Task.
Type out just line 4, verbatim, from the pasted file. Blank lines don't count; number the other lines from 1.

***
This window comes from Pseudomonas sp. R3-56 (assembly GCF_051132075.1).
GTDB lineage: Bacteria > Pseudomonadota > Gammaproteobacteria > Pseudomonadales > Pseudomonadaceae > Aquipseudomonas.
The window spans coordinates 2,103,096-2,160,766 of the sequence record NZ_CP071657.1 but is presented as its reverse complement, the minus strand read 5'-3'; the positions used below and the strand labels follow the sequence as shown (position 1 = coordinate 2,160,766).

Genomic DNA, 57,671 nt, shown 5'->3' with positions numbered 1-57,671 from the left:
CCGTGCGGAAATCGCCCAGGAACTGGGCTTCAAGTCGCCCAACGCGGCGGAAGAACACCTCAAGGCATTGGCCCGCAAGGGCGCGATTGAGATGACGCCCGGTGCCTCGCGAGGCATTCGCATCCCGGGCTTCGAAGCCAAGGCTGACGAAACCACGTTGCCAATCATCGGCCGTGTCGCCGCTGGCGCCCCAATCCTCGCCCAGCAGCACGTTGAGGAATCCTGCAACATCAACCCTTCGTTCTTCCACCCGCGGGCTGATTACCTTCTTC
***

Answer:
Genomic DNA, 57,671 nt, shown 5'->3' with positions numbered 1-57,671 from the left: